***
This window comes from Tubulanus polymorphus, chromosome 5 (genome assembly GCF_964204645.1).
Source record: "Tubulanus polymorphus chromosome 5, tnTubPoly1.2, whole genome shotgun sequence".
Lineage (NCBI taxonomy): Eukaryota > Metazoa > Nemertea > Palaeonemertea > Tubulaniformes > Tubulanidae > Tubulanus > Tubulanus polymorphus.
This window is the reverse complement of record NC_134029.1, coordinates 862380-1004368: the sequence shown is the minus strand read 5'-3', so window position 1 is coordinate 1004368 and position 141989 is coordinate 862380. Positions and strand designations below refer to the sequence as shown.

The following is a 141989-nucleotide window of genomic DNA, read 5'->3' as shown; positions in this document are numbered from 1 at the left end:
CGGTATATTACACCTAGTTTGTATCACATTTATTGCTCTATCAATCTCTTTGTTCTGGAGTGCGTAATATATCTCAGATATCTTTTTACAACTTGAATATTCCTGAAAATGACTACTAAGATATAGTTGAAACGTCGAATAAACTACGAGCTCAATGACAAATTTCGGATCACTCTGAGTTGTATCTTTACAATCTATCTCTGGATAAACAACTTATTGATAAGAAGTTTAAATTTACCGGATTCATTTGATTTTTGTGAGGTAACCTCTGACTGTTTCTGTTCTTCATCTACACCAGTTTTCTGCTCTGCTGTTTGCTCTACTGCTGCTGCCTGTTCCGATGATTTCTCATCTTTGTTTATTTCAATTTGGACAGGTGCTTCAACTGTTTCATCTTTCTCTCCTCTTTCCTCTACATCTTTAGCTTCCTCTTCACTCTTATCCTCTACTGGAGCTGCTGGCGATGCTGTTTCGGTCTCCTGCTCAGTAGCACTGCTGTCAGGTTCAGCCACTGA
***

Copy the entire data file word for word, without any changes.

This window comes from Tubulanus polymorphus, chromosome 5 (genome assembly GCF_964204645.1).
Source record: "Tubulanus polymorphus chromosome 5, tnTubPoly1.2, whole genome shotgun sequence".
Lineage (NCBI taxonomy): Eukaryota > Metazoa > Nemertea > Palaeonemertea > Tubulaniformes > Tubulanidae > Tubulanus > Tubulanus polymorphus.
This window is the reverse complement of record NC_134029.1, coordinates 862380-1004368: the sequence shown is the minus strand read 5'-3', so window position 1 is coordinate 1004368 and position 141989 is coordinate 862380. Positions and strand designations below refer to the sequence as shown.

The following is a 141989-nucleotide window of genomic DNA, read 5'->3' as shown; positions in this document are numbered from 1 at the left end:
CGGTATATTACACCTAGTTTGTATCACATTTATTGCTCTATCAATCTCTTTGTTCTGGAGTGCGTAATATATCTCAGATATCTTTTTACAACTTGAATATTCCTGAAAATGACTACTAAGATATAGTTGAAACGTCGAATAAACTACGAGCTCAATGACAAATTTCGGATCACTCTGAGTTGTATCTTTACAATCTATCTCTGGATAAACAACTTATTGATAAGAAGTTTAAATTTACCGGATTCATTTGATTTTTGTGAGGTAACCTCTGACTGTTTCTGTTCTTCATCTACACCAGTTTTCTGCTCTGCTGTTTGCTCTACTGCTGCTGCCTGTTCCGATGATTTCTCATCTTTGTTTATTTCAATTTGGACAGGTGCTTCAACTGTTTCATCTTTCTCTCCTCTTTCCTCTACATCTTTAGCTTCCTCTTCACTCTTATCCTCTACTGGAGCTGCTGGCGATGCTGTTTCGGTCTCCTGCTCAGTAGCACTGCTGTCAGGTTCAGCCACTGA